The name was taken from an old Welsh folktale from the Mabinogion, a collection of tales loosely surrounding King Arthur and his Knights of the Round Table. While Lancelot gets the bulk of the press, Sir Geraint, legend states, was a cunning hunter, fierce warrior, and probably extremely good looking (just threw that last part in there). Geraint was the son of King Erbin of Dumnonia, and therefore royalty himself (no wonder I have an ego). The tale of Geraint and Enid, one of the Three Romances is a tale of honour, trust, and love. While I have read different takes on the story, the version I prefer, and the version I first read and have read most often goes as such:
Geraint defends the honour of his Queen, challenges the knight who offended her to a joust, but has to offer the honour of his love as payment. He loves none, so he asks the innkeeper of where he is staying if he can joust in the honour of his daughter and promises that when he wins he will honour her and her family. Naturally he wins, and is good on his word and sets the innkeeper up and takes the daughter, Enid, as his bride. Rumour circulates that Geraint has grown soft, and Enid takes this to prove that she is a bad wife. Geraint sees this as an admission of unfaithfulness. (It’s good to know that even back hundreds of years men and women had trouble communicating.) He is rude to her, most unpleasant, but not violent it is said. He doesn’t listen to her and in fact, orders her not to speak at all. She joins him on a particularly long journey, ordered not to speak of course, but she breaks this order several times to warn him of potential danger. He, of course, does not heed her warnings out of spite and stupidity. He encounters numerous dangers, and proves again that he is indeed a warrior to be feared; but suffers near fatal wounds in the process. Enid, seeing the state of her husband, refuses to leave his side, nursing him night and day. When Geraint recovers his strength and sees Enid caring for him like she loves him madly, and despite his unpleasantness towards her, well, let’s just say the boy receives that internal smack to the head that all men deserve at one time in their lives. He realizes his mistake. The story ends with Geraint realizing that he loves Enid like no man has ever and will ever love a woman again. Pretty sappy huh?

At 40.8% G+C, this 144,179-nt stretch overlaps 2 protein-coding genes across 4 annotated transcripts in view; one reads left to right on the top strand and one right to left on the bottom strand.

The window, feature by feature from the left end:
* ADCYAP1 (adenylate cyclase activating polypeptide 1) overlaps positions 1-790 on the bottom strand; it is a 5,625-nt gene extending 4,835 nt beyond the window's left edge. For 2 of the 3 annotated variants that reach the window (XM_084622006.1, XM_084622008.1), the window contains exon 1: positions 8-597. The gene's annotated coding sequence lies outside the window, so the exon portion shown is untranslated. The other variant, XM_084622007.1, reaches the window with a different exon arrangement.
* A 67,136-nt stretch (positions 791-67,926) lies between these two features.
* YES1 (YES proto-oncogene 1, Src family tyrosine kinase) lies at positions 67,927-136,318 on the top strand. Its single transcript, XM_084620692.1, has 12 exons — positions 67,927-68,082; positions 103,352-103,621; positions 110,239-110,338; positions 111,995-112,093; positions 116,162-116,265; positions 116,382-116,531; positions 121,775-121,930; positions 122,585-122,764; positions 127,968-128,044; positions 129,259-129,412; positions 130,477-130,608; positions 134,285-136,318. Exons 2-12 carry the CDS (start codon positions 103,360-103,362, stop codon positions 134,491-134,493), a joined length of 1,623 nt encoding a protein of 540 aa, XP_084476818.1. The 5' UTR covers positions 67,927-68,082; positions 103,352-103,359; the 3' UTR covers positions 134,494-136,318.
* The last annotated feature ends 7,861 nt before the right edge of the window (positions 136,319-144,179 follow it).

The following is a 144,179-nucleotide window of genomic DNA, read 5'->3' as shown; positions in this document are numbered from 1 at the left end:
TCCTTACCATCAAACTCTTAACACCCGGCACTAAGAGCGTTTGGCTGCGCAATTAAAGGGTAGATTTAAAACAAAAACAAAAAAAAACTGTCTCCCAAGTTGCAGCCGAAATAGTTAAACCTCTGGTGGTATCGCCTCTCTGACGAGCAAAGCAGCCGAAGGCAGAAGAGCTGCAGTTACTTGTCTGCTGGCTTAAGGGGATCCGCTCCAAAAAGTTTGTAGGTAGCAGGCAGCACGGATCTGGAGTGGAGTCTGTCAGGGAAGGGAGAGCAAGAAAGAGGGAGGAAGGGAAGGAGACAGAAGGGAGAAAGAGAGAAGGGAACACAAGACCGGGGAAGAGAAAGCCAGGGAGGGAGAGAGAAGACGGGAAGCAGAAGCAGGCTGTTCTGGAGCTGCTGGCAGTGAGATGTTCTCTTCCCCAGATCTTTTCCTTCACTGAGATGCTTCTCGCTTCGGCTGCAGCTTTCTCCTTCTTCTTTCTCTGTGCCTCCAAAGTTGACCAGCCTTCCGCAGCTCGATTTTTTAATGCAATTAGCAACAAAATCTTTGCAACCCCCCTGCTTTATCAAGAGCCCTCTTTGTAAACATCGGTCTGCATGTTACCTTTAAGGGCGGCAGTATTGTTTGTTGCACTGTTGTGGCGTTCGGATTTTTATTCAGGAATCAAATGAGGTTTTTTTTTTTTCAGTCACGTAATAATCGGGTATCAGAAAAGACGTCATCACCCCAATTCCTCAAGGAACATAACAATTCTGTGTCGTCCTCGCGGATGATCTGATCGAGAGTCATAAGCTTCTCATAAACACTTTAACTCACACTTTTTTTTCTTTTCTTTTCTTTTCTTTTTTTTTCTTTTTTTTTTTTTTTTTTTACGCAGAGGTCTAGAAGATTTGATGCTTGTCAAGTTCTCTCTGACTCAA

Alfred, Lord Tennyson later penned two poems about Geraint, the first The Marriage of Geraint, and the second Geraint and Enid, based on the tale from the Mabinogion. I don’t think my parents read either before they named me.
My name is as much a part of me as the dimples, the blue eyes, and my still occasional stutter. I wouldn’t dream of telling people to call me John anymore. I have become a little more lenient to people calling me Gary; but that offer is only extended to people whose first language isn’t English because I figure they have a hard enough time of things. I’m proud of my name. I’m proud my parents saw fit to give me a strong Welsh name on which to base my character.
I was going to prepare a video to go along with this but decided against it. I would have pronounced my name for you, possibly told you one of my favourite jokes, and no doubt leave you wanting to hear more of my sultry Canadian accent (that a lot of people think sounds Irish – it does not sound Irish one little bit). Naturally, I would not have been wearing a shirt because, well, I’m like that.
Ger (with a hard G)